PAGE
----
I love the crushed velvet orange bed frame in the bedroom, but what I really noticed was the houndstooth rug. Its crisp black and white pattern is the perfect preppy fall accent. There’s another trend here that also caught my eye. Just as layering clothes keeps you warm, layering rugs have a similar effect. Not only does the technique add visual interest and texture to the floor, but it’s also so practical and easy to mimic. A quiet sisal rug as the base layer happily allows the houndstooth pattern to strut its monochromatic colors and anchor the space in the bedroom. And for the finishing touch that is essential but often overlooked, a vase of roses in a balancing hue keeps the bedroom timeless and romantic.
Usually, houndstooth is black and white, but it can also appear in varying shades. It is just as, if not more, wonderful in shades of red or navy. Or if black and white is too bold and busy, a nice neutral beige can often be the answer. This handsome wool throw by Moon of England is complements any bedroom decor without overwhelming the space.
On the opposite spectrum, if I was looking for a statement piece, this one of a kind Pied-de-Poule armoire by Seletti would be it. Getting dressed on groggy fall mornings will be definitely be more interesting with a jolt of fun and drama. The armoire is made of MDF with a silkscreened houndstooth pattern. I’m not quite sure where I would put it yet, but what I am sure of is I’d have a psychedelic start to any day.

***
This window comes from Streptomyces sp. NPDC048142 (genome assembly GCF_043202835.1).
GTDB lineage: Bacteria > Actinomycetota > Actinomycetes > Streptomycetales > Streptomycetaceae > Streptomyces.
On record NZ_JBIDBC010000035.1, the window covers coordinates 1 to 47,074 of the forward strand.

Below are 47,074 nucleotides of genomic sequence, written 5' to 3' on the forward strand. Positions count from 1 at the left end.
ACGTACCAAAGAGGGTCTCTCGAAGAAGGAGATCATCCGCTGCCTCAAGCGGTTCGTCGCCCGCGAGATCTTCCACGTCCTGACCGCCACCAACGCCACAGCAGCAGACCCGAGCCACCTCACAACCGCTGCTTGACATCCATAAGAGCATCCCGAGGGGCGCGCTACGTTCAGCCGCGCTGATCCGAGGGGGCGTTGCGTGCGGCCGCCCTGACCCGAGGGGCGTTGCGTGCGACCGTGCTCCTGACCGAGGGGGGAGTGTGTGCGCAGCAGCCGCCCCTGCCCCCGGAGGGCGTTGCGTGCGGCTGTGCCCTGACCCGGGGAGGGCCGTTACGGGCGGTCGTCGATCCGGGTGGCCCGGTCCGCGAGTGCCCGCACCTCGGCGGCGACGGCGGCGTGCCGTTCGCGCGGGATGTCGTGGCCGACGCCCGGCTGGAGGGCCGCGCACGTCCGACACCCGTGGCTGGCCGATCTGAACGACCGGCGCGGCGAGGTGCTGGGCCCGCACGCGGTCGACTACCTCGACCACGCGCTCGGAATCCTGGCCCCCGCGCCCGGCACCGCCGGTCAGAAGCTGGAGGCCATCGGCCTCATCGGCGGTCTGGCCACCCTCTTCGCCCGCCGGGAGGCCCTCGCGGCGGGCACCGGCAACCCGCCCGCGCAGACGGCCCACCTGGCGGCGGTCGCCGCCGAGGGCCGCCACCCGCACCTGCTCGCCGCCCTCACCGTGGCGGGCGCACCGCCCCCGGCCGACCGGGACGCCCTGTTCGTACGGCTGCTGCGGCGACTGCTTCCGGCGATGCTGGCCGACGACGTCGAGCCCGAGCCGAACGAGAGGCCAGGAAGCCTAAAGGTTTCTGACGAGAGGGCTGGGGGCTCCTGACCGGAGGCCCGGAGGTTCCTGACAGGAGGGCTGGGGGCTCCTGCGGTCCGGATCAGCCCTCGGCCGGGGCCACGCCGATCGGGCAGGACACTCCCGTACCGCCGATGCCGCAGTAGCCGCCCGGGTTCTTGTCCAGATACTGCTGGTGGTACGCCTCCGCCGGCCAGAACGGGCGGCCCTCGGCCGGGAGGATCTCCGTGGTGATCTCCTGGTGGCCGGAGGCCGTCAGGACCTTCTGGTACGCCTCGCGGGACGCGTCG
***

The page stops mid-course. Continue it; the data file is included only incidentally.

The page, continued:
Post by Kyle St. Romain.
As you’ve probably guessed by now, I like to explore alternative ways people sleep. Whether that’s on a block of ice in the ICEHOTEL, in a hammock somewhere tropical, or underwater, there’s a number of ways you can get a good (or at least novel) night’s rest outside of the traditional bedroom. This week, we’re headed offshore and I’ll introduce you to the idea of sleeping on a boat.
When you’re on a boat, the bedroom is referred to as the “berth.” According to the Online Etymology Dictionary, the word berth dates back to the 1620’s and refers generally to a “convenient sea room.” It’s of uncertain origin, but is thought to have come from a combination of the word bear (the verb) and the suffix –th, which is used to turn verbs into nouns. The use of the word berth has been extended to refer to sleeping quarters in all types of transportation, including: planes, trains, and automobiles.
Space on a boat is limited, and designers are challenged to use every available square inch inside a boat efficiently. Thus, the master bedroom (berth) on “normal-sized” boats are typically located in the fore (front) hull of the vessel. These types of berths are known as a V-berth, due to the shape of the interior. Since the front compartments in boats are irregularly shaped, mattresses in a V-berth must be specially crafted to fill in the triangular gap that would otherwise be present with a rectangular mattress. Larger vessels may feature additional sleeping quarters along the sides and towards the rear of the ship, and generally have more latitude in the design of the rooms. Check out the picture below: berths can be quite luxurious!